Monday, August 9, 2010

Plant of the Month: July 2010

Lime, chartreuse, viridian, Paris green, or golden green.  Call it what you will, this color (or range of colors) calls my garden home in many places and many types of plants.  For this month, I seem to have chosen Physocarpus opulifolius 'Dart's Gold' for the prize.  Shrubbery doesn’t usually cheer me for more than a week (or the flowering period), but how can one not love a golden plant that shields (partially) a most hideous, bright yellow play slide.  I would love anything that distracted my eye from that slide.  Yes, even a blue tarp.

camping 013

Another reason to love Dart’s Gold: it grows in Alaska.  The number of golden shrubs that can stand it up here must be hovering around four, unless there has been some new breakthrough in hardiness I haven’t heard about.  (Do let me know if this is the case….) 

early summer bergenia 008  How: Water until established, after which drought tolerant.  Seems to tolerate the silty soil.    

Where: In sun, please. 


Early spring: bright leaves in late spring, almost resembling a forsythia when unfurling.  You’ll have to imagine it; my picture stinks. 

inthegardennursery 016

Summer: whitish flowers

Fall: leaves turn brown at edges and senesce a golden yellow (so pretty much the same  color as summer).  Stunning when backlit.

fall scenes 026

aug-sept -garden tours 094

Copy of late fall 024

2007 Nov-Dec 014  

Winter: Mature bark exfoliating in long, shaggy strips holds winter interest (in Alaska at least.  Not much going on except white and dark green here in the cold months.)

halfmooncreek 052

Copy of mid dec 005 

Why: see above.  Also of easy culture, hardy in Alaska, and available in Alaska.  That last one is rather important.  It is a good mingler, too.  I partner it up with it’s big burly cousin, Physocarpus ‘Diabolo’, Bergenia, Calamagrostis ‘Overdam’, some dark purple Clematis I’ve forgotten the name of, and Picea ‘Ohlendorffii’.

August 08 005

 What is your favorite gold-leaved plant?  Or if you dislike chartreuse, what was your favorite plant for July?


  1. Have just rescued some Sansevieria from a neighbour. Hers has a wide golden yellow margin on the spear shaped leaves. Now have a swathe running thru the 'yellow roses'.

  2. Great post, Christine. I don't really have a favorite chartruese plant - not outside anyway - but I really enjoyed hearing about yours!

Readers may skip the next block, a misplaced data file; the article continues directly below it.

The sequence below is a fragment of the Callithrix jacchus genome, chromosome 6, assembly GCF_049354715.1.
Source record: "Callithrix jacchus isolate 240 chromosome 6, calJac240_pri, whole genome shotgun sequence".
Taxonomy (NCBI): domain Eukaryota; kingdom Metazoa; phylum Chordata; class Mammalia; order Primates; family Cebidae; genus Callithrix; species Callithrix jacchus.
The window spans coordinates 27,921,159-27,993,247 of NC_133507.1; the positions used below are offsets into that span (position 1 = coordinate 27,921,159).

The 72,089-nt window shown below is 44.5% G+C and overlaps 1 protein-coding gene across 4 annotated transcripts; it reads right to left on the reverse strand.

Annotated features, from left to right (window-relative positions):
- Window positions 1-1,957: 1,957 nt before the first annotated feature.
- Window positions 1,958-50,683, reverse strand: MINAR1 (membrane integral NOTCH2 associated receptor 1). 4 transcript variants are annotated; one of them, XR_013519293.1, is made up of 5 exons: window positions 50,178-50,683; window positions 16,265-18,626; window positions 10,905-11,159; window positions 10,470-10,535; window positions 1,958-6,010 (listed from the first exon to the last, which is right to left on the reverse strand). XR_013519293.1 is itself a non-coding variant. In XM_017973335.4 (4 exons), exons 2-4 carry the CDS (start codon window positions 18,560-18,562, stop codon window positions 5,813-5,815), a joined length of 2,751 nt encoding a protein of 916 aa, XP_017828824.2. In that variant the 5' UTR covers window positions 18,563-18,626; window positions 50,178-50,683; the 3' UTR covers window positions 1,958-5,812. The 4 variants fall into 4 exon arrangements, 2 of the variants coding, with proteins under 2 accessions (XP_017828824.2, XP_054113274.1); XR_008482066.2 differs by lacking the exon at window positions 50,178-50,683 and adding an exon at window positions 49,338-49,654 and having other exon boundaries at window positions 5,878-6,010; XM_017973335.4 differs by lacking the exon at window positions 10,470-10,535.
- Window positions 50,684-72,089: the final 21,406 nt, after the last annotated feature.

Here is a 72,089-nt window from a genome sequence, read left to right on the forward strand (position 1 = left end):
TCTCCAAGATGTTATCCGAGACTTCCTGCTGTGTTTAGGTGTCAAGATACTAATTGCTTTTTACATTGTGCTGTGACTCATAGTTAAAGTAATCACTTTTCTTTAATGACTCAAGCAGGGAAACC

3. This one is growing well for me in year one. I assume you have the dark-leaved cousins, 'Coppertina' and the like? I have a gold-leaved smokebush (z5) but for my mom (z4) it dies to the ground and comes back. Lovely.

  4. Very interesting post! I had never heard of this shrub before and it looks fantastic paired with the Bergenias.

  5. The leaves has a very nice shape that I like. It looks like maple leaf. We hardly have much choice for gold leaves here except for dying leaves! Or perhaps we have the croton plants with yellow leaves is the closest we get. Chartreuse is a beautiful name.

  6. It looks like you have a lot of variety in the garden with only four shrubs available. The bottom image is a beautiful combination. Your snow images look a lot like here, but our temps are better for variety of plants. Today, we are at 77 degrees in Niagara Falls, where you are at 54. I just started following your blog. I will be interested to see your winter posts. And we get a bad rap for snow here, bet you top us by a mile.

  7. Yellow leaved plants always look to me as if they are sick except Hosta. Your Darts Gold looks awesome growing next to the Bergenias.

  8. I love this plant and will add it to my list. I have 'coppertina' and it is one of my favorites. I think the gold would look great against some of the dark burgundy accents I am trying to place around my garden. If it's hardy there, it's hardy here! One perennial I have grown fond of with very bright leaves and a light purple flower spike is agastache 'golden jubilee' though probably not hardy in your area. I left the dried seed heads to stand during the winter and it did spread itself around this spring - maybe it would reseed itself each year for you.

  9. Spectacular pairings Christine!! You have a real flair!

  10. It brought me to think that here, we often put a lot of weight on green and silver leaves to match garden theme, but never yellow. I can only imagine and see your pictures on how naturally beautiful gold leaves are, especially when light touches them. Here in the tropic, even the croton comes variegated with orange, red, green and maroon in a single plant (as in Codiaeum variegatum ("garden croton" or "variegated croton"), hardly ever totally yellow.

  11. Hi Christine, I'm sorry to have been away so long. I'm glad to see you didn't surrender to that looming tarpitis. The Physocarpus-itis sounds like a much better "ailment." I love it. I assume you can't grow Weigela. The variegated W. florida variegata is my favorite chartreusey shrub although I am coveting my friend Carol's chartreuse smoke tree and then there are the Berberis....

  12. I find the moose leave my Dart's Gold alone, even when I don't plantskydd it. This may have something to do with the willows in close proximity tempting them away, but anything the moose don't chew on gets my vote!


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